Position players reported to Goodyear, Ariz., Wednesday.
Pitcher says he's "very close" to multiyear deal.
The Reds aren't paying like other small-market clubs. Homer Bailey's deal showed they're looking for creative ways to keep players and remain a contender.
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Reds pitcher Homer Bailey at spring training on Feb. 20, 2014. (Photo by Mark Slaughter/WCPO).
GOODYEAR, Ariz. - Homer Bailey brought the Reds a couple of historic moments by pitching no-hitters in each of the last two seasons. They got creative to make sure he'll be around for several more years. Committed a lot of money, too. Bailey agreed to a six-year, $105 million contract that makes him a cornerstone of the Reds' formidable rotation. It's the latest big-money deal in Cincinnati, which has committed a lot of money to a core of players over the next few years. "Everybody's reluctant to give out a big contract like this," owner Bob Castellini said on Thursday. "We're all human."
The Reds aren't paying like other small-market clubs. Bailey's deal showed they're looking for creative ways to keep players around and remain a contender. The Reds have reached the playoffs in three of the last four seasons but failed to get past the first round. "I can't speak for them," Castellini said, referring to other small-market teams. "We have made a pact with our fans and our market that we will be contenders year-in and year-out, and that is a very difficult thing to accomplish." The Reds' opening day payroll was $109.4 million last season, which ranked 13th out of the 30 clubs. St. Louis was the only team in the NL Central with a higher payroll at $115.2 million. Bailey's deal leaves them responsible for four significant contracts signed in the last few years. First baseman Joey Votto has a 10-year, $225 million deal through 2023. Second baseman Brandon Phillips has a six-year, $72.5 million deal through 2017. Outfielder Jay Bruce has a six-year, $51 million deal through 2016. In 2016 alone, the Reds will owe more than $63 million to those four players, assuming none has been traded. "Everybody talks about a small-market team," Castellini said. "We're a small-market team with a big-market baseball heart and a great tradition." The Reds sold out 16 games at Great American Ball Park last season and drew 2.49 million fans, a record for the park's 11 years. The Reds finished third in the division and lost the wild card game at Pittsburgh. Bailey went 11-12 last year with a career-best 3.49 ERA. He threw a no-hitter against San Francisco on July 2 at Great American, his second in two seasons. He was eligible for arbitration and had to decide whether he wanted to make a long-term commitment to the team that chose him seventh overall in the June 2004 amateur draft. Dusty Baker was fired as manager after another playoff flameout and pitching coach Bryan Price was elevated to manager. Bailey called his new manager to get a feel for the club's intentions. "One of the things I asked him was: Where are we going? What are we trying to do here?" Bailey said. "If it's a thing where we're sneaking in in third place with a very talented team, I don't want to be part of that. "I want to be (part of) winning divisions, going deep in the playoffs and being competitive every year. And in just talking with him, it seems that's the goal of this organization, so that says a lot." Bailey gets salaries of $9 million this year, $10 million in 2015, $18 million in 2016, $19 million in 2017, $21 million in 2018 and $23 million in 2019. There's a $25 million mutual option for 2020 with a $5 million buyout.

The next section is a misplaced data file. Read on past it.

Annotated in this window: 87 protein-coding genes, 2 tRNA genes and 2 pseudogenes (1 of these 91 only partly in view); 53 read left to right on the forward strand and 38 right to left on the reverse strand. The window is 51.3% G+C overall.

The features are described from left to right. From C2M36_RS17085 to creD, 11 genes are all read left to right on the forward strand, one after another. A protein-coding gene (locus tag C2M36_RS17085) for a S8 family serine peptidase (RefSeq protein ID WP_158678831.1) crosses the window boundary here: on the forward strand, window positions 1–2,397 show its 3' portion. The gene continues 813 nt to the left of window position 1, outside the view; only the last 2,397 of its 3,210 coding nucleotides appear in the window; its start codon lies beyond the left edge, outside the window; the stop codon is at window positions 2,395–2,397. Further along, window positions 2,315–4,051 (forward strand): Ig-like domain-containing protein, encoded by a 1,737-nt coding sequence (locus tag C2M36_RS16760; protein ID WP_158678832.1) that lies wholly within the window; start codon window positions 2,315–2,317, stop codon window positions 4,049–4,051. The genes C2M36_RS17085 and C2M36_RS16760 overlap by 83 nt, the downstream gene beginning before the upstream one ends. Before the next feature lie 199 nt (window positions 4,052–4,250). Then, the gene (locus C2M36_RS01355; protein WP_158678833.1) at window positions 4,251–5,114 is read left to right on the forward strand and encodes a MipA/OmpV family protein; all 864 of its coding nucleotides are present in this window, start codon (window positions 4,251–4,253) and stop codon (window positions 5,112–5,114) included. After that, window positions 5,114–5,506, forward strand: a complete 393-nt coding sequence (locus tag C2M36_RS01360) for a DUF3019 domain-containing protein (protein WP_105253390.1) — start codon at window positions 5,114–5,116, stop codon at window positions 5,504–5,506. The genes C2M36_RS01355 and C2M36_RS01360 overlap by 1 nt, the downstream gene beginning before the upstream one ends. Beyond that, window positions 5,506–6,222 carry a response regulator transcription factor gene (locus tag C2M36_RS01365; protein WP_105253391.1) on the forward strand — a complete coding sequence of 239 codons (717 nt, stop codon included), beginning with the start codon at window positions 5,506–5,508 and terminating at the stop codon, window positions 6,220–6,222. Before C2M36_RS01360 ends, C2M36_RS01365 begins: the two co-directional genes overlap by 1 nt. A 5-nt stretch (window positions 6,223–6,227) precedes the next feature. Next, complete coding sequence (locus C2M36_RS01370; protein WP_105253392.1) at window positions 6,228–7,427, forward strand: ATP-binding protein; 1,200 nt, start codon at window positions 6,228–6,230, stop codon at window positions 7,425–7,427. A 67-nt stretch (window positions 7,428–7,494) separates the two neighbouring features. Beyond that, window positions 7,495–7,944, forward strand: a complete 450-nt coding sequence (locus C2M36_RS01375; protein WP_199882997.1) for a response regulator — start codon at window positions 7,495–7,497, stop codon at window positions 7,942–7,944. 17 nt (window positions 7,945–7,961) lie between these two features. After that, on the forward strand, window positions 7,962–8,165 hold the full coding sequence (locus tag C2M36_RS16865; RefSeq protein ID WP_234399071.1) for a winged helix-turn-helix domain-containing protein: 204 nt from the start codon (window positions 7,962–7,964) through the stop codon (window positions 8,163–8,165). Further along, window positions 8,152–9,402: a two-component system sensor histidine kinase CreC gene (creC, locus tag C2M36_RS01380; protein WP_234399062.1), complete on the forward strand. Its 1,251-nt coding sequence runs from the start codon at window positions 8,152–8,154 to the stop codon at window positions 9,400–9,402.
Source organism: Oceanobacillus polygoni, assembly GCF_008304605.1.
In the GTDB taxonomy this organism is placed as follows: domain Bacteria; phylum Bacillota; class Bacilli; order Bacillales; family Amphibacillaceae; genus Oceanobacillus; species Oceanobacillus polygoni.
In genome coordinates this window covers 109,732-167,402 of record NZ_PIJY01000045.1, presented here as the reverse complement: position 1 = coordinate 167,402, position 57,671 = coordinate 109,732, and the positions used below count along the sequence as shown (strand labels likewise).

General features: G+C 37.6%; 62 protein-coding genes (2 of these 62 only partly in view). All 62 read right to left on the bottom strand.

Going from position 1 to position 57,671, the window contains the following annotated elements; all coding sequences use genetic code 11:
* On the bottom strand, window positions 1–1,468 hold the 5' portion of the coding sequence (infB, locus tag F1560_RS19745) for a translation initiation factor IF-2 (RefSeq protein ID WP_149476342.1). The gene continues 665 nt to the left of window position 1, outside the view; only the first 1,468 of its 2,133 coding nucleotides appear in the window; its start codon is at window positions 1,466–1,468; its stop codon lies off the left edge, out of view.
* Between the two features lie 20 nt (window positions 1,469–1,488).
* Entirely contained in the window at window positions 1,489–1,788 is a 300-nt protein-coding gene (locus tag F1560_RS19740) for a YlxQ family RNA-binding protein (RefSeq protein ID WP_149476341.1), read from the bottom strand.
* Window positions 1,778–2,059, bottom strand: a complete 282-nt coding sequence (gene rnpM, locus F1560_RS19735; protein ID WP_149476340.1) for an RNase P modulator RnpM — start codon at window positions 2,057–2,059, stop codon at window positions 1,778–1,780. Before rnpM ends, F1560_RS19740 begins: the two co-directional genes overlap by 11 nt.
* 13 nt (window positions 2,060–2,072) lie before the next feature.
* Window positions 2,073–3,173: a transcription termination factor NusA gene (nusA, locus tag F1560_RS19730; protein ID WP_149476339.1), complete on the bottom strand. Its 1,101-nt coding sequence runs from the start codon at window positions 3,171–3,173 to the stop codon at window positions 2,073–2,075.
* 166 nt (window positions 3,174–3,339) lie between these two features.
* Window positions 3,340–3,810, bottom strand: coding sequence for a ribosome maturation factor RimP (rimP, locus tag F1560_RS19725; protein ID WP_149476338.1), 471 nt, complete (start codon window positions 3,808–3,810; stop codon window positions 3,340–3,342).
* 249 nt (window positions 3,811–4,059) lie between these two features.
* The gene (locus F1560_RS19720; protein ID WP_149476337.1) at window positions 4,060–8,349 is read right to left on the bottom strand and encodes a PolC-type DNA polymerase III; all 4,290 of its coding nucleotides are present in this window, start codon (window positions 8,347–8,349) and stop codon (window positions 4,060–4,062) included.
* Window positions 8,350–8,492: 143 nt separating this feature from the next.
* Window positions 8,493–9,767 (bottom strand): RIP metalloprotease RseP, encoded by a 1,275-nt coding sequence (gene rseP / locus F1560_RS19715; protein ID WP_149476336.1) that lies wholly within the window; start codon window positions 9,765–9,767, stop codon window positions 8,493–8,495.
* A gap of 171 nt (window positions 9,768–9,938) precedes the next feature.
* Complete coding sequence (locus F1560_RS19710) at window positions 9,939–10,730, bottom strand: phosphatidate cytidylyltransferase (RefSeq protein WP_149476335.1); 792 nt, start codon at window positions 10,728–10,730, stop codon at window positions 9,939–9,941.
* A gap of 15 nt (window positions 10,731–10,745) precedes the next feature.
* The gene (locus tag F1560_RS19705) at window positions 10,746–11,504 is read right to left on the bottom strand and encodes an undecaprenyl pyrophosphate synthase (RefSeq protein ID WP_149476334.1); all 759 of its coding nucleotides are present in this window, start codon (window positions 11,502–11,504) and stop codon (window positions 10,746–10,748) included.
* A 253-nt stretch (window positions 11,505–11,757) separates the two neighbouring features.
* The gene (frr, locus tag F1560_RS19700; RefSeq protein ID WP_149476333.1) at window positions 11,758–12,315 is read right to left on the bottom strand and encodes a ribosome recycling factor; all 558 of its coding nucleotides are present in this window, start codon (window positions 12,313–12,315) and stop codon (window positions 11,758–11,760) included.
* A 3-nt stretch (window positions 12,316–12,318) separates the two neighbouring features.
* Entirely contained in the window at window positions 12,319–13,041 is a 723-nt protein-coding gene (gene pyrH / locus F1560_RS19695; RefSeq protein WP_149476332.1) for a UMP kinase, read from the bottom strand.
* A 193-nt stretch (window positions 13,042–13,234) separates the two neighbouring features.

In an unusual twist, much of the annual salary will be deferred until the November after each season, helping the Reds with their cash flow. General manager Walt Jocketty said the deal wouldn't have worked without that structure. If Bailey is traded, the new team would have to pay all of the salary on a regular basis. Starter Johnny Cueto is entering the final season on a four-year, $27 million deal. His contract includes a club option for $10 million next year. Others will be in line for big raises in arbitration. "It's going to be tough," Jocketty said. "When their time comes, we'll evaluate where we are financially and see what we can do."
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